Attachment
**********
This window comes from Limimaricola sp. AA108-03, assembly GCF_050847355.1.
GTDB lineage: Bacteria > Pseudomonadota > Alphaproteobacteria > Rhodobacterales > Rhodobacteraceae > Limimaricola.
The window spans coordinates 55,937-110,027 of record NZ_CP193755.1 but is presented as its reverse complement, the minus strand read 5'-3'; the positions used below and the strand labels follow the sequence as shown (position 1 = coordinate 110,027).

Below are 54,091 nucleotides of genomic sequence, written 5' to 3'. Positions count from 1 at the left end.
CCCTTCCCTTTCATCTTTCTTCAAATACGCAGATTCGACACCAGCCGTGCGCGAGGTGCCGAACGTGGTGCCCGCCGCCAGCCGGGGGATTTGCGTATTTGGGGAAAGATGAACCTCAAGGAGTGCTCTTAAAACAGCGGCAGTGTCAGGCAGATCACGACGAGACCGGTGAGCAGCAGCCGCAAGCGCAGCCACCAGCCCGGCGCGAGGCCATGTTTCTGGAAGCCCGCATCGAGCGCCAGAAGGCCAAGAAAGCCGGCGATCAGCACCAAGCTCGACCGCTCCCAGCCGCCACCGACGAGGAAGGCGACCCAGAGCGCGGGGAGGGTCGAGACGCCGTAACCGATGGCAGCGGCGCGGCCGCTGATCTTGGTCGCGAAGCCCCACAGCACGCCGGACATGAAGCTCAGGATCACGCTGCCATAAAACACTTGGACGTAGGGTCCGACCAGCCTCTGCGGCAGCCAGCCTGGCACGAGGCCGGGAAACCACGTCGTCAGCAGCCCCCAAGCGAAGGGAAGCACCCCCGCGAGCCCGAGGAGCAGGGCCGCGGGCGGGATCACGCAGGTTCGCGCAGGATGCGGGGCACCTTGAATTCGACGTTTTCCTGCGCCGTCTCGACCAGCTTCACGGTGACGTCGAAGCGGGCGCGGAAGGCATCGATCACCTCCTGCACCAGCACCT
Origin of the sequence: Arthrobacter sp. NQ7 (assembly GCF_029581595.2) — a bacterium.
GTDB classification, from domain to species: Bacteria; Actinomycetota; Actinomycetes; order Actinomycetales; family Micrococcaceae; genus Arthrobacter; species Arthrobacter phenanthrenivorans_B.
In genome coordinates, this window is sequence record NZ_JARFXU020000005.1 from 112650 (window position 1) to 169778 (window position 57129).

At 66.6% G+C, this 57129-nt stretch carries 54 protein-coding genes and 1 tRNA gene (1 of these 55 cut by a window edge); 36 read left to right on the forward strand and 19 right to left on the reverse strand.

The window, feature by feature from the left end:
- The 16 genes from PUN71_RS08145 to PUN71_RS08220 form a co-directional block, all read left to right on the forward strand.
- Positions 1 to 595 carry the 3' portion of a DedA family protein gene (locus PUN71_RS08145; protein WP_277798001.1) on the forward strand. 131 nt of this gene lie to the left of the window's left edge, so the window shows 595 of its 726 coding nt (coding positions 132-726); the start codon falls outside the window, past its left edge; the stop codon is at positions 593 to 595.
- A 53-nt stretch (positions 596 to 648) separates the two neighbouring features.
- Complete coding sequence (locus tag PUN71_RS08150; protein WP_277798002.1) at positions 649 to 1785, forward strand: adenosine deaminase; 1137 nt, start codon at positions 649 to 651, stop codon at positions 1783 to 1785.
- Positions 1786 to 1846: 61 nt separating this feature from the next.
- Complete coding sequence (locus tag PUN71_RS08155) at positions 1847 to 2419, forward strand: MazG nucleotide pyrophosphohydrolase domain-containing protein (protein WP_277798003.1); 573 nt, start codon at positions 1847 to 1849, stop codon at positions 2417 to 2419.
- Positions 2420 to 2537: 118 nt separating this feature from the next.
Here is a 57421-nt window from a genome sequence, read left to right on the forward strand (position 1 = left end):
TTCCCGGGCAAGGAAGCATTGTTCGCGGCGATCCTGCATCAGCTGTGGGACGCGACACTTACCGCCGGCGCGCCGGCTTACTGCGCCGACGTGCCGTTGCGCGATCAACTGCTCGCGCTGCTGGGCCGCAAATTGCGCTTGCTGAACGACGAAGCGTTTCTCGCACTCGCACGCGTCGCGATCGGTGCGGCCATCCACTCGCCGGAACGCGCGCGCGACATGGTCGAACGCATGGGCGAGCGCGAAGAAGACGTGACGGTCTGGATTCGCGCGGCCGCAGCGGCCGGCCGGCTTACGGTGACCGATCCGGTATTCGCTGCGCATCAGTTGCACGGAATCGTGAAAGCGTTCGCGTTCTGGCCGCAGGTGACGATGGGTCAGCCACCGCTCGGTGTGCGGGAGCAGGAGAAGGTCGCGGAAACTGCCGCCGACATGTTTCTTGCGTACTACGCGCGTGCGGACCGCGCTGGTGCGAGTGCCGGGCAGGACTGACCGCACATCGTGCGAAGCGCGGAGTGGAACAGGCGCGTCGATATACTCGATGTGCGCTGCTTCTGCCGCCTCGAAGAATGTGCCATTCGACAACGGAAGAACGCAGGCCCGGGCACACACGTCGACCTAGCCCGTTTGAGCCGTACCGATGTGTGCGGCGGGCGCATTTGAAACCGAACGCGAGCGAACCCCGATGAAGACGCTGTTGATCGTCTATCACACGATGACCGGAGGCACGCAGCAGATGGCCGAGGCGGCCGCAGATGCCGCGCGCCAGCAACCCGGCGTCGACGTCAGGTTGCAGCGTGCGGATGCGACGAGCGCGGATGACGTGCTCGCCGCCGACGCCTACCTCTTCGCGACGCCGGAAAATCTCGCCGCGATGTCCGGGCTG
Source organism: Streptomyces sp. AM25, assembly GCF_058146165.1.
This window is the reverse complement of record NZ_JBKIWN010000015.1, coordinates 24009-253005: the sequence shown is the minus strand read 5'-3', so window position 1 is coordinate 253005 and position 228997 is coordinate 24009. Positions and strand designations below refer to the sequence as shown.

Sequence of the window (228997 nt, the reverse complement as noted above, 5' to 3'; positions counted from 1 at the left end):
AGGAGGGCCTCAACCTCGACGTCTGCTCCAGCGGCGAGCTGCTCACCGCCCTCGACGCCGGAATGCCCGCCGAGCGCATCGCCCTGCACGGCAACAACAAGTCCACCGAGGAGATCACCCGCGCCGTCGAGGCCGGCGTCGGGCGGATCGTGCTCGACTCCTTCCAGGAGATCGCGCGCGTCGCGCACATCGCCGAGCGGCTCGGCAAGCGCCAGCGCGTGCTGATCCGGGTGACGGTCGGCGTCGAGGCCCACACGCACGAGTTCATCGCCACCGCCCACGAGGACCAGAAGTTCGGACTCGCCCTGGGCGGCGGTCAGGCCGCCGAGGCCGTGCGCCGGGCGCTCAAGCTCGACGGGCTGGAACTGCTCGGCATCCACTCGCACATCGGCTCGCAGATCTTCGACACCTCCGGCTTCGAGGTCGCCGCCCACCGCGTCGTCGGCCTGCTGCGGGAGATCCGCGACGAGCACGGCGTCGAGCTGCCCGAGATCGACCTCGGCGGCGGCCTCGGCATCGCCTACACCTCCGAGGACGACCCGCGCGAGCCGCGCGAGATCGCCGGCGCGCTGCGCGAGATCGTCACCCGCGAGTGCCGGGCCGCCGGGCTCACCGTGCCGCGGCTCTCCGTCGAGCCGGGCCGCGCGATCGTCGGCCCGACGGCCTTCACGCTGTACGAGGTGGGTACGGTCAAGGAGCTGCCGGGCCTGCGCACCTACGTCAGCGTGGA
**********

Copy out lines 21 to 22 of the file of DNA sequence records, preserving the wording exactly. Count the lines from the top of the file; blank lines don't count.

This window is the reverse complement of record NZ_JBKIWN010000015.1, coordinates 24009-253005: the sequence shown is the minus strand read 5'-3', so window position 1 is coordinate 253005 and position 228997 is coordinate 24009. Positions and strand designations below refer to the sequence as shown.

Sequence of the window (228997 nt, the reverse complement as noted above, 5' to 3'; positions counted from 1 at the left end):